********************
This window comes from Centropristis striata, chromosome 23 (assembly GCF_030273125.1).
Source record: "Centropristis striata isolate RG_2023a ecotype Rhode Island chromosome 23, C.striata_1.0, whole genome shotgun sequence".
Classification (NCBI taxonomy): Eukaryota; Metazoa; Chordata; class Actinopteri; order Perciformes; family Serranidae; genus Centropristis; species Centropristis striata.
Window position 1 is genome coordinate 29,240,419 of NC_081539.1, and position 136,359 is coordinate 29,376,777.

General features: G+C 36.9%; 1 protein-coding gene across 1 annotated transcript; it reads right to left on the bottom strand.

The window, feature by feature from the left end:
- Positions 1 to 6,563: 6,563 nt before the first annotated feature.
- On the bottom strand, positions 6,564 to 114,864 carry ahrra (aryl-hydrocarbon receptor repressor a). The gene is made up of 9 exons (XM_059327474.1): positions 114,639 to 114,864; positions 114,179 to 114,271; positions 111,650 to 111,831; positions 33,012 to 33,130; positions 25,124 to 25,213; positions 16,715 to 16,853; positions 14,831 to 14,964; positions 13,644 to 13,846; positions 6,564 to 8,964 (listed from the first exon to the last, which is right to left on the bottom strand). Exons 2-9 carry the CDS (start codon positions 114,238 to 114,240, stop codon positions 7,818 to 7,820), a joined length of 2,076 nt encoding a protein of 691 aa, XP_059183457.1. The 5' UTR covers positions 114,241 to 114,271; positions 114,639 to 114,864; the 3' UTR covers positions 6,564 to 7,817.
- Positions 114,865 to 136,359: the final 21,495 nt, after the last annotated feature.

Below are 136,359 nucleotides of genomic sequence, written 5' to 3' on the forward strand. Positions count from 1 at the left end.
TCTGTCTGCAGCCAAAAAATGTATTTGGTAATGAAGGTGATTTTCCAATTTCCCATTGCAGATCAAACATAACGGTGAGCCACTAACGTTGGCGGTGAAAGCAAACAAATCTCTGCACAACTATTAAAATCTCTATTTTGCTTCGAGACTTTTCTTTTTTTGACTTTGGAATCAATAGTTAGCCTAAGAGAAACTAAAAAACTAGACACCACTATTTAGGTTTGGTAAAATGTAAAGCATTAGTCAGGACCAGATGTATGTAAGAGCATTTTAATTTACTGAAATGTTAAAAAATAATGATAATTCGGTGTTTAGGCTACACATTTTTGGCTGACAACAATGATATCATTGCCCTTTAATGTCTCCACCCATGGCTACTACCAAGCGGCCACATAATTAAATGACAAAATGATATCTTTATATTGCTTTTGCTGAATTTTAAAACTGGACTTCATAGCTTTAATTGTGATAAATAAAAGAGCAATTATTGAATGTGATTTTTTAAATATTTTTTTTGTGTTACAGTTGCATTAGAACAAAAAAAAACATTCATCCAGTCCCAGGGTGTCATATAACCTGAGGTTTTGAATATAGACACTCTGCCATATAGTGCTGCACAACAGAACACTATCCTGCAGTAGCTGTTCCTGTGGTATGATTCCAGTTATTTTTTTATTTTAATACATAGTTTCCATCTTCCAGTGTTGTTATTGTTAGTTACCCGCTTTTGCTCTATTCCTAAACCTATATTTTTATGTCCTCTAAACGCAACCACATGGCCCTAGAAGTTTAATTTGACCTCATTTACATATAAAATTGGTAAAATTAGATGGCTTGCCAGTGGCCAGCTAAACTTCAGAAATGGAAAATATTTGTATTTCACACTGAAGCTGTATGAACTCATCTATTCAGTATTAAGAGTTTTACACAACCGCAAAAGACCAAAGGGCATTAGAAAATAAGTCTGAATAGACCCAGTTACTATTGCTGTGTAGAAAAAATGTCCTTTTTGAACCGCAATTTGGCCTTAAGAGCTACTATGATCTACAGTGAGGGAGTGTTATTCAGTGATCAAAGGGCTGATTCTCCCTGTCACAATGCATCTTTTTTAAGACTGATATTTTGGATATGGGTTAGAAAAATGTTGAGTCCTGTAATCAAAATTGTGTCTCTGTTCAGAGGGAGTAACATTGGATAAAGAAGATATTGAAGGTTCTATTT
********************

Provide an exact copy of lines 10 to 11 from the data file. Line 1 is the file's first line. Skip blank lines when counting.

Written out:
Below are 136,359 nucleotides of genomic sequence, written 5' to 3' on the forward strand. Positions count from 1 at the left end.
TCTGTCTGCAGCCAAAAAATGTATTTGGTAATGAAGGTGATTTTCCAATTTCCCATTGCAGATCAAACATAACGGTGAGCCACTAACGTTGGCGGTGAAAGCAAACAAATCTCTGCACAACTATTAAAATCTCTATTTTGCTTCGAGACTTTTCTTTTTTTGACTTTGGAATCAATAGTTAGCCTAAGAGAAACTAAAAAACTAGACACCACTATTTAGGTTTGGTAAAATGTAAAGCATTAGTCAGGACCAGATGTATGTAAGAGCATTTTAATTTACTGAAATGTTAAAAAATAATGATAATTCGGTGTTTAGGCTACACATTTTTGGCTGACAACAATGATATCATTGCCCTTTAATGTCTCCACCCATGGCTACTACCAAGCGGCCACATAATTAAATGACAAAATGATATCTTTATATTGCTTTTGCTGAATTTTAAAACTGGACTTCATAGCTTTAATTGTGATAAATAAAAGAGCAATTATTGAATGTGATTTTTTAAATATTTTTTTTGTGTTACAGTTGCATTAGAACAAAAAAAAACATTCATCCAGTCCCAGGGTGTCATATAACCTGAGGTTTTGAATATAGACACTCTGCCATATAGTGCTGCACAACAGAACACTATCCTGCAGTAGCTGTTCCTGTGGTATGATTCCAGTTATTTTTTTATTTTAATACATAGTTTCCATCTTCCAGTGTTGTTATTGTTAGTTACCCGCTTTTGCTCTATTCCTAAACCTATATTTTTATGTCCTCTAAACGCAACCACATGGCCCTAGAAGTTTAATTTGACCTCATTTACATATAAAATTGGTAAAATTAGATGGCTTGCCAGTGGCCAGCTAAACTTCAGAAATGGAAAATATTTGTATTTCACACTGAAGCTGTATGAACTCATCTATTCAGTATTAAGAGTTTTACACAACCGCAAAAGACCAAAGGGCATTAGAAAATAAGTCTGAATAGACCCAGTTACTATTGCTGTGTAGAAAAAATGTCCTTTTTGAACCGCAATTTGGCCTTAAGAGCTACTATGATCTACAGTGAGGGAGTGTTATTCAGTGATCAAAGGGCTGATTCTCCCTGTCACAATGCATCTTTTTTAAGACTGATATTTTGGATATGGGTTAGAAAAATGTTGAGTCCTGTAATCAAAATTGTGTCTCTGTTCAGAGGGAGTAACATTGGATAAAGAAGATATTGAAGGTTCTATTT